By: Mark Glennon*

 

The Founders would surely be proud to know how long democracy has survived, but this would no doubt make them shit. (Even Ben Franklin used that word sometimes so don’t get upset.)

 

Efforts to consolidate Illinois’ ridiculously high number of governmental units, 8,466, are now making some folks nervous.

 

The nervous ones are those who control most of those units because they provide armies of loyal campaign workers and contributors dependent on their political bosses for their paychecks.

 

But how will they justify opposing the consolidation that’s so obviously needed? A leading Democratic strategist tipped off their case this week.  Are you ready? Here it is:  Consolidation “disguises an attack” on democracy.

 

That’s the argument made by longtime Illinois Democratic communications guru and former staffer for Mike Madigan and Richard Daley, David Ormsby, in his article on Tuesday. The “hidden cost” of consolidation, Mr. Ormsby says,  “is less democracy, less granular democracy.” And less democracy lengthens the distance between the people and their leadership, Mr. Ormsby says. What suffers as a result? Accountability, he tells us.

 

To preserve Illinois as the shining city on a hill that it is, a citadel of principled democracy and accountability, we need to keep those 8,466 taxing bodies. We should be proud to have democracy and accountability superior to the other 49 states thanks to having more units of government than any of them, apparently.

 

It’s not just that that Mr. Ormsby is dead wrong, though he is. Layers of government in Illinois are so deep that most voters in Illinois can’t come close to naming who does what or identify where their grievances are. Why is your property tax bill so high — which of all those jurisdictions on it are the problem?  Who knows? And more units mean more accountability? How has that worked out for the 650-plus public pensions that have bankrupted the state and so many municipalities, each with its own board of trustees, actuary, assumptions, and financial reporting, all intertwined with complex mandates from the state?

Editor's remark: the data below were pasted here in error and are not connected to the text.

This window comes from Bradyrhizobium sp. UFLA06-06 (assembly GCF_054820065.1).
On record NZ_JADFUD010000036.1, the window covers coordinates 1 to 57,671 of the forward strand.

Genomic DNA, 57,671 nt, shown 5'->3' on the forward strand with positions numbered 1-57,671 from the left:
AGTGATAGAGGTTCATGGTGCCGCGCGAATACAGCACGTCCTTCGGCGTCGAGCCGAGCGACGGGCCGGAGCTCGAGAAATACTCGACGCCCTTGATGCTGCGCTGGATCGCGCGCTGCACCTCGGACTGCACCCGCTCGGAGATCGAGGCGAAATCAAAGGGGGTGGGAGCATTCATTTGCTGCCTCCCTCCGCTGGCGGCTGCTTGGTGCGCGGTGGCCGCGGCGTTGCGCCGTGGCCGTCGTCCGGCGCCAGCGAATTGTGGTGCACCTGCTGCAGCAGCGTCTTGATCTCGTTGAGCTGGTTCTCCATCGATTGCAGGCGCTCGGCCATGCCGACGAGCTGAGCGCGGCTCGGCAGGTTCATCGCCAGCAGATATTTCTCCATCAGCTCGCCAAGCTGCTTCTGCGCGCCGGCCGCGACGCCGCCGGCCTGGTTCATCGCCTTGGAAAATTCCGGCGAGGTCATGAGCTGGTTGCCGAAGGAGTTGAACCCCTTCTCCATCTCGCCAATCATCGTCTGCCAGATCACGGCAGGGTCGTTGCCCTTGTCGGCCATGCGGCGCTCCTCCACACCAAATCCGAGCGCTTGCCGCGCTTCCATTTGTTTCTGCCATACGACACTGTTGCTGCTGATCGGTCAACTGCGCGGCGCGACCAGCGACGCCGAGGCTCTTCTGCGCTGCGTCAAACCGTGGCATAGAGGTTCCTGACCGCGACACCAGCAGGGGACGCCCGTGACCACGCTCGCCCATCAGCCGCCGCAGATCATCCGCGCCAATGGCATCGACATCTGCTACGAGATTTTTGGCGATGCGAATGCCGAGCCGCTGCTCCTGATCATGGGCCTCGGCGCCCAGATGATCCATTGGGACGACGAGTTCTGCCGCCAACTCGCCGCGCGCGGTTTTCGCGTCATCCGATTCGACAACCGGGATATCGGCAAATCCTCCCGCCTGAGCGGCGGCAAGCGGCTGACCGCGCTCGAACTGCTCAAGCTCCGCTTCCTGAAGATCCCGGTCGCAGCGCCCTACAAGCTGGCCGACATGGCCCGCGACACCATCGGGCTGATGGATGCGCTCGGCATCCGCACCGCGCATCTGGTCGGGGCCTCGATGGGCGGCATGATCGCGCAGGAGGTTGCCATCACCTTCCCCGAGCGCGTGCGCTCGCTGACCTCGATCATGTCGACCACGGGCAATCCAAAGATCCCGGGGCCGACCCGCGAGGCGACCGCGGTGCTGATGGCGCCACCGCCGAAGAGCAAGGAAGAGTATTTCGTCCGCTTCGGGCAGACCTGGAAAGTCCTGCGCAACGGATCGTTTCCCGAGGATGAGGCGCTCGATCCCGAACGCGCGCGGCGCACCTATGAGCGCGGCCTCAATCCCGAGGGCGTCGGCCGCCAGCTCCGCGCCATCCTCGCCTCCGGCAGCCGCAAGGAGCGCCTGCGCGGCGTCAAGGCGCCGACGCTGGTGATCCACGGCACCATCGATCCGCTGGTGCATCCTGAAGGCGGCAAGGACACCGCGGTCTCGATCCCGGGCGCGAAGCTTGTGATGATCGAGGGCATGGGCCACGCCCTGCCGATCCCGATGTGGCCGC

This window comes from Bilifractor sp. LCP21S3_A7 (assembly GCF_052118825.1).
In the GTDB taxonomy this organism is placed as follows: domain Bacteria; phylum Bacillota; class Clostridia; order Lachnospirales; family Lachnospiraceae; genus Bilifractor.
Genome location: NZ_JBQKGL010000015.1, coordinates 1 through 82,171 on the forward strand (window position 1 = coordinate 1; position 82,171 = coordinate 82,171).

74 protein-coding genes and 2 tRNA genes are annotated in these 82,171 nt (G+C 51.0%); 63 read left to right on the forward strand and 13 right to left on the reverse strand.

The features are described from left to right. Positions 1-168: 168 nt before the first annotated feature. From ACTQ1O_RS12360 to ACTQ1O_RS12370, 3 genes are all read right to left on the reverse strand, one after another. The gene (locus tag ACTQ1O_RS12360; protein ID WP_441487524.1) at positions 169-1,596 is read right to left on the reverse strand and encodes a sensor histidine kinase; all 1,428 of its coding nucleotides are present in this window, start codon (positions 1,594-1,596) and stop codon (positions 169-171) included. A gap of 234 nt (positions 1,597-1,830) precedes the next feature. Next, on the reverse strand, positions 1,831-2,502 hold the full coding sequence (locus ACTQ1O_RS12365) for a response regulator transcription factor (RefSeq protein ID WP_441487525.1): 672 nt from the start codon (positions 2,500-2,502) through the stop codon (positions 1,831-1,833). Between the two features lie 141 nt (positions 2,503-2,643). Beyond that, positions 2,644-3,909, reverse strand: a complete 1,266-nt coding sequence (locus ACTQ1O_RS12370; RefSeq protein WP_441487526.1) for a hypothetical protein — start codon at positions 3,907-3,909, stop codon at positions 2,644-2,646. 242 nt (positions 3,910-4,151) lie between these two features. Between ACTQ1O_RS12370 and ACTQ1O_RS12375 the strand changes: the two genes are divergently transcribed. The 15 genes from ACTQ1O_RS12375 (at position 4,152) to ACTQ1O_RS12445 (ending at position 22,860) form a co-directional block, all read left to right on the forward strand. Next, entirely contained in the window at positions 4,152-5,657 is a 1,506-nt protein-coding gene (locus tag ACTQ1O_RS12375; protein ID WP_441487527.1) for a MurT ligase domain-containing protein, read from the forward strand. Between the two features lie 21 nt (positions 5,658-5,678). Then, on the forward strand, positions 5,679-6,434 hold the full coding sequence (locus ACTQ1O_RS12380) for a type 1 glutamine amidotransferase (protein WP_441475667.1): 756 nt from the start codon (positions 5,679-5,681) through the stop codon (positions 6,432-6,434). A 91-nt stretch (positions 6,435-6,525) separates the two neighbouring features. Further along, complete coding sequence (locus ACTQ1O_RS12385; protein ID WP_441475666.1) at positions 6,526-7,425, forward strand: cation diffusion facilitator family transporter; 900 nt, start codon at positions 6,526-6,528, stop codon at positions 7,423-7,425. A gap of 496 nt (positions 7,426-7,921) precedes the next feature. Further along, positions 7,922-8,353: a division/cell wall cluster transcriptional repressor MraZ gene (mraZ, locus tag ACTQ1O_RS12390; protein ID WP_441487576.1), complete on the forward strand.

liberty bell

No, it’s that consolidation opponents in the political machine that control Springfield would wrap their case in the flag of democracy.  None of the Founders would have imagined a state with this many taxing bodies. Moreover, they didn’t believe in much direct democracy at all, preferring instead a republic with indirect democracy. Most importantly, their primary concern in how they structured government was abuse of power by people who accumulate too much of it, maybe like the guy for whom Ormsby is effectively serving as mouthpiece — de facto governor Michael Madigan, or his other former boss, Richard M. Daley.

 

Let’s hope Illinois has the right conception of democracy.

 

*Mark Glennon is founder of WirePoints

 

 

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Mike
For instance, one of the reasons consolidation typically doesn’t work for school districts, is because there is an Illinois state law which says, the highest collective bargaining schedule must be used in the newly consolidated district. Do you think that law has been on the books since the inception of collective bargaining in Illinois? Thus, consolidation typically increases long term costs for school districts. In the short therm, the State of Illinois subsidizes the consolidation. When the subsidy ends, the local taxpayer is confronted with higher labor costs. Of course this fact is often minimized in the consolidation effort, concentrating the marketing of purported savings on the… Read more »
Mike

The average citizen needs to pick a unit of government and get involved to understand the issues.
A bigger problem than the number of units of government, is the legal corruption.
Legal corruption is where the law is changed.
The illegal, becomes legal.
Pension laws, collective bargaining laws, and a wide variety of other laws have been changed to benefit special interests at the expense of the public as a whole.

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